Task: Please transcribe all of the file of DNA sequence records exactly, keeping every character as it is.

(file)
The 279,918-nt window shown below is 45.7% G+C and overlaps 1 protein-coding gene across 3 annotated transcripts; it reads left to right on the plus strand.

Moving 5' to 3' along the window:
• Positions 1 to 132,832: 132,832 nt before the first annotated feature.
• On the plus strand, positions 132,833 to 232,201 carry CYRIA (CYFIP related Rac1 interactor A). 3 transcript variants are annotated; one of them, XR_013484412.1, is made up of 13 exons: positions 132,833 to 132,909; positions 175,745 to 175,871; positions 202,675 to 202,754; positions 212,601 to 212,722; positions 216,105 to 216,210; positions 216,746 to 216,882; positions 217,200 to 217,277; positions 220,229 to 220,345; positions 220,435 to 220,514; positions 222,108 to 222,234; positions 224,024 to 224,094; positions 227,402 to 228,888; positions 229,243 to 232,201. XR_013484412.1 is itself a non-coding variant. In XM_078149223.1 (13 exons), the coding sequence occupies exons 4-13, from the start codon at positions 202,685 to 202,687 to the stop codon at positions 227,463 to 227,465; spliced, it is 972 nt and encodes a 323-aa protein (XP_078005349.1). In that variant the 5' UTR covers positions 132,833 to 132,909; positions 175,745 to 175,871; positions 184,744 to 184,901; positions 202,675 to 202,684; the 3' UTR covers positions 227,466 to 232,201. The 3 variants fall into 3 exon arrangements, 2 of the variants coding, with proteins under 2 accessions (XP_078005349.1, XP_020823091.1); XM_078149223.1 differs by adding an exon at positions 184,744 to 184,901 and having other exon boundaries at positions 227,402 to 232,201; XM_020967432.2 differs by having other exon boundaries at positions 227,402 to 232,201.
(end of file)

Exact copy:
The 279,918-nt window shown below is 45.7% G+C and overlaps 1 protein-coding gene across 3 annotated transcripts; it reads left to right on the plus strand.

Moving 5' to 3' along the window:
• Positions 1 to 132,832: 132,832 nt before the first annotated feature.
• On the plus strand, positions 132,833 to 232,201 carry CYRIA (CYFIP related Rac1 interactor A). 3 transcript variants are annotated; one of them, XR_013484412.1, is made up of 13 exons: positions 132,833 to 132,909; positions 175,745 to 175,871; positions 202,675 to 202,754; positions 212,601 to 212,722; positions 216,105 to 216,210; positions 216,746 to 216,882; positions 217,200 to 217,277; positions 220,229 to 220,345; positions 220,435 to 220,514; positions 222,108 to 222,234; positions 224,024 to 224,094; positions 227,402 to 228,888; positions 229,243 to 232,201. XR_013484412.1 is itself a non-coding variant. In XM_078149223.1 (13 exons), the coding sequence occupies exons 4-13, from the start codon at positions 202,685 to 202,687 to the stop codon at positions 227,463 to 227,465; spliced, it is 972 nt and encodes a 323-aa protein (XP_078005349.1). In that variant the 5' UTR covers positions 132,833 to 132,909; positions 175,745 to 175,871; positions 184,744 to 184,901; positions 202,675 to 202,684; the 3' UTR covers positions 227,466 to 232,201. The 3 variants fall into 3 exon arrangements, 2 of the variants coding, with proteins under 2 accessions (XP_078005349.1, XP_020823091.1); XM_078149223.1 differs by adding an exon at positions 184,744 to 184,901 and having other exon boundaries at positions 227,402 to 232,201; XM_020967432.2 differs by having other exon boundaries at positions 227,402 to 232,201.